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ORIGINAL ARTICLE
Year : 2020  |  Volume : 16  |  Issue : 4  |  Page : 139-144

The clinical and coronary angiographic profile of 601 older adult patients with acute coronary syndrome treated at a tertiary hospital in North India and complications of percutaneous coronary intervention with the 30-day mortality


1 Department of Geriatric Medicine, Sher.i.Kashmir Institute of Medical Sciences, Srinagar, Jammu and Kashmir, India
2 Department of Cardiology, Sher-i-Kashmir Institute of Medical Sciences, Srinagar, Jammu and Kashmir, India

Correspondence Address:
Dr. Afshan Shabir
Department of Geriatric Medicine, Sher-i-Kashmir Institute of Medical Sciences, Soura, Srinagar - 190 011, Jammu and Kashmir
India
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Source of Support: None, Conflict of Interest: None


DOI: 10.4103/jiag.jiag_10_20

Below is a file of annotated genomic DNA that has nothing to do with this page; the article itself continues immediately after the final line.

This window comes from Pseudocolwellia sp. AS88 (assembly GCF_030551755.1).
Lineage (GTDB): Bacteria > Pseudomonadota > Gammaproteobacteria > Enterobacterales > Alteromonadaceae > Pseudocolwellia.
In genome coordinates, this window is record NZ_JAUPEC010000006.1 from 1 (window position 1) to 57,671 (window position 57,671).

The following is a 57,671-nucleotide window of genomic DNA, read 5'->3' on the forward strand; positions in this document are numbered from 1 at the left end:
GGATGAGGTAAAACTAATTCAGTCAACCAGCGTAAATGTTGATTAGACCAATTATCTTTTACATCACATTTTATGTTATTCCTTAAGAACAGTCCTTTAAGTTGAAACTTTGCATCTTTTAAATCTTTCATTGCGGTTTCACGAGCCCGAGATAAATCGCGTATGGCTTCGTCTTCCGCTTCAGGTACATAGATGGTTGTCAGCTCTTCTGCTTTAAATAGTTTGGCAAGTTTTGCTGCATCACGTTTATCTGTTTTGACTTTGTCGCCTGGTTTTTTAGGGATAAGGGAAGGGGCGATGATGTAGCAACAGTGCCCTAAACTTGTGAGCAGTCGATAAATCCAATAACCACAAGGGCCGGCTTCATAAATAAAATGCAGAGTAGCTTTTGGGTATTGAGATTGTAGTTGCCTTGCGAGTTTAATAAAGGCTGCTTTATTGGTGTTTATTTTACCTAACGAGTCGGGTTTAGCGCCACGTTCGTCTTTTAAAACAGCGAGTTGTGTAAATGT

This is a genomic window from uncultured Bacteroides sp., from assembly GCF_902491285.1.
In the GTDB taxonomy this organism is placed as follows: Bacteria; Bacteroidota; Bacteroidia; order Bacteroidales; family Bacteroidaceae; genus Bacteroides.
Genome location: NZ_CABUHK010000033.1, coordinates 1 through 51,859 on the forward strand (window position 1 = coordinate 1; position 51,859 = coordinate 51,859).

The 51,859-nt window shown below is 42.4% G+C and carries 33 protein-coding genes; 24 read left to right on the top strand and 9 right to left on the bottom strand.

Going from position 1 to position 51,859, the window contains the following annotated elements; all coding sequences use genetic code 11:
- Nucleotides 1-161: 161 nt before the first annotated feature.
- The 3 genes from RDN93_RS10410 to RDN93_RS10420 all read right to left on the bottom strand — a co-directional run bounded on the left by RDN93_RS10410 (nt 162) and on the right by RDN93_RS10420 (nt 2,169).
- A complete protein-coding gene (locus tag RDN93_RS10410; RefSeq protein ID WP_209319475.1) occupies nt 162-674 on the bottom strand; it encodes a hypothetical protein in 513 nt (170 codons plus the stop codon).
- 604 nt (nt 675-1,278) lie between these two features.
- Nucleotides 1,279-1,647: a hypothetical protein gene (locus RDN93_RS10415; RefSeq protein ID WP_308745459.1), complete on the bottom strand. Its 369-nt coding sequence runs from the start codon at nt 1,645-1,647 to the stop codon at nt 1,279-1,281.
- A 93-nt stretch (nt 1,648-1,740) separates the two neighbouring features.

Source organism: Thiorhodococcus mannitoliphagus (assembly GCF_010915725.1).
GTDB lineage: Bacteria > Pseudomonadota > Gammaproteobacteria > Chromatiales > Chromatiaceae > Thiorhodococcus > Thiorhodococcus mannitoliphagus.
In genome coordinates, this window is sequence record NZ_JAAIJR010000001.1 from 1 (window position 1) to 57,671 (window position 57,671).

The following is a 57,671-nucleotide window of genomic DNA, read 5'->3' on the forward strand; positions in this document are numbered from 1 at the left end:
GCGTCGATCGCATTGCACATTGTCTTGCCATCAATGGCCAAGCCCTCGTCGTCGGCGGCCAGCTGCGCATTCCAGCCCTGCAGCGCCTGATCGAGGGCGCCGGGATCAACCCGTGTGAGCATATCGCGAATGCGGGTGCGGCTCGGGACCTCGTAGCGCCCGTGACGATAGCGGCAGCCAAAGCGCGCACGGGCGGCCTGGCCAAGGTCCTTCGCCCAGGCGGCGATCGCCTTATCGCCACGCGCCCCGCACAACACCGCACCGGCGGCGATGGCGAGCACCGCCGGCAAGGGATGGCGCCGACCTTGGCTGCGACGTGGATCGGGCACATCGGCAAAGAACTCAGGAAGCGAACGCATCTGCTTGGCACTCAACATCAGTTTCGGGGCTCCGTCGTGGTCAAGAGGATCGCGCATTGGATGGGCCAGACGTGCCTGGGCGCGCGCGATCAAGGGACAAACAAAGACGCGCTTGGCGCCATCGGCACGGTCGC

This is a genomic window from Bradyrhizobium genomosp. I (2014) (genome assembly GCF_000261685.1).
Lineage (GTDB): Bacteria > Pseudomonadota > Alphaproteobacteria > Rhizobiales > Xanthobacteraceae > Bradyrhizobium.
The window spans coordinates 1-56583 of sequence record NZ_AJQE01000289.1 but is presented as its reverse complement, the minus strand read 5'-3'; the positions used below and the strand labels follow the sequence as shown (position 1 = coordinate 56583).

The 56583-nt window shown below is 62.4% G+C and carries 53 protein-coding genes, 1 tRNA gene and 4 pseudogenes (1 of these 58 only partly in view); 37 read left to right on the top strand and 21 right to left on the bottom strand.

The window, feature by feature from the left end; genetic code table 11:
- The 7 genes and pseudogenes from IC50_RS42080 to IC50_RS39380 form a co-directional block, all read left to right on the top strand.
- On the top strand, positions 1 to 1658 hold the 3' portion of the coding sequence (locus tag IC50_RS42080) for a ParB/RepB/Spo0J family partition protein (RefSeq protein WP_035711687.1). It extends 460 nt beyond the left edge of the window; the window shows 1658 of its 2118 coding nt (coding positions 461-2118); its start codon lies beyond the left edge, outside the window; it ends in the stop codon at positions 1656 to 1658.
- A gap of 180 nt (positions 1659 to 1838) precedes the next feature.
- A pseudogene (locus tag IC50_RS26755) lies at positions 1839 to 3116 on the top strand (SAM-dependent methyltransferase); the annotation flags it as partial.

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Aims: The aim is to identify clinical and coronary angiographic (CAG) profile of older adult patients with the acute coronary syndrome (ACS), assess complications of percutaneous coronary intervention (PCI) and the 30-day mortality. Materials and Methods: This was a prospective observational study of 601 older adult patients with ACS who underwent CAG over 2 years (2017–2019). The study population was divided into two groups: the young, old group (60–70-year-old), and the old group (>70-year-old). Results: Mean age of presentation was 77 ± 17 years. The majority were males 486 (80.9%). Presenting symptoms was chest pain (94.8%), followed by diaphoresis (33%) and dyspnea (27.4%). ST-elevation myocardial infarction (STEMI) was seen in 377 (62.7%) of the study population, followed by non-STEMI 176 (29.2%) and unstable angina (UA) in 48 (7.9%) patients. Hypertension was the most prevalent risk factor (78%) in the study population. The left anterior descending artery (LAD) was most commonly involved vessel in 415 patients (69.1%) followed by right coronary artery 322 (53.6%) and left circumflex artery 240 (39.9%). Contrast nephropathy (contrast-induced nephropathy [CIN]) occurred in 3.3%, and intra cerebral hemorrhage (ICH) was seen in one patient only. The 30-day mortality was 2.7% in 60–70 years and 14.1% in >70 years. Conclusion: Older patients with ACS differ from their younger counterparts in their clinical presentation, comorbidities, and outcome. Elderly patients can present with atypical symptoms. The 30-day mortality was higher in patients presenting with atypical symptoms, which was statistically significant in multivariate analysis. Like their younger counterparts, most older ACS patients had single-vessel disease, and the most common vessel involved was the LAD. Overall mortality was 5.3%. Even though elderly patients have a high coronary risk because of associated comorbidities, this study proves that PCI's CAG (if indicated) resulted in fewer CIN and ICH complications in older patients with ACS.


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